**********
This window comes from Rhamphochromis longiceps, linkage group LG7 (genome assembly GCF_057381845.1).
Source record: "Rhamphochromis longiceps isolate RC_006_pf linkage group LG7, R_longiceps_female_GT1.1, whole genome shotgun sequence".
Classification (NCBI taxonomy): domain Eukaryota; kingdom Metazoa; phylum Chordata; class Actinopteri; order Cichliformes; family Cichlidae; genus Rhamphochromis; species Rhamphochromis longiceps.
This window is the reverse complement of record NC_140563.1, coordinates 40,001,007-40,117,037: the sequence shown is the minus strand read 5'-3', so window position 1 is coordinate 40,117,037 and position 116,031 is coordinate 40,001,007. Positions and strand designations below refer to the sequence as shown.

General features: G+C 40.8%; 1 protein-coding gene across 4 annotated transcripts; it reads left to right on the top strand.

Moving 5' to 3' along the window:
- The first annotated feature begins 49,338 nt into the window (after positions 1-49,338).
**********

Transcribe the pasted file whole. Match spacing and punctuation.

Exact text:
This window comes from Rhamphochromis longiceps, linkage group LG7 (genome assembly GCF_057381845.1).
Source record: "Rhamphochromis longiceps isolate RC_006_pf linkage group LG7, R_longiceps_female_GT1.1, whole genome shotgun sequence".
Classification (NCBI taxonomy): domain Eukaryota; kingdom Metazoa; phylum Chordata; class Actinopteri; order Cichliformes; family Cichlidae; genus Rhamphochromis; species Rhamphochromis longiceps.
This window is the reverse complement of record NC_140563.1, coordinates 40,001,007-40,117,037: the sequence shown is the minus strand read 5'-3', so window position 1 is coordinate 40,117,037 and position 116,031 is coordinate 40,001,007. Positions and strand designations below refer to the sequence as shown.

General features: G+C 40.8%; 1 protein-coding gene across 4 annotated transcripts; it reads left to right on the top strand.

Moving 5' to 3' along the window:
- The first annotated feature begins 49,338 nt into the window (after positions 1-49,338).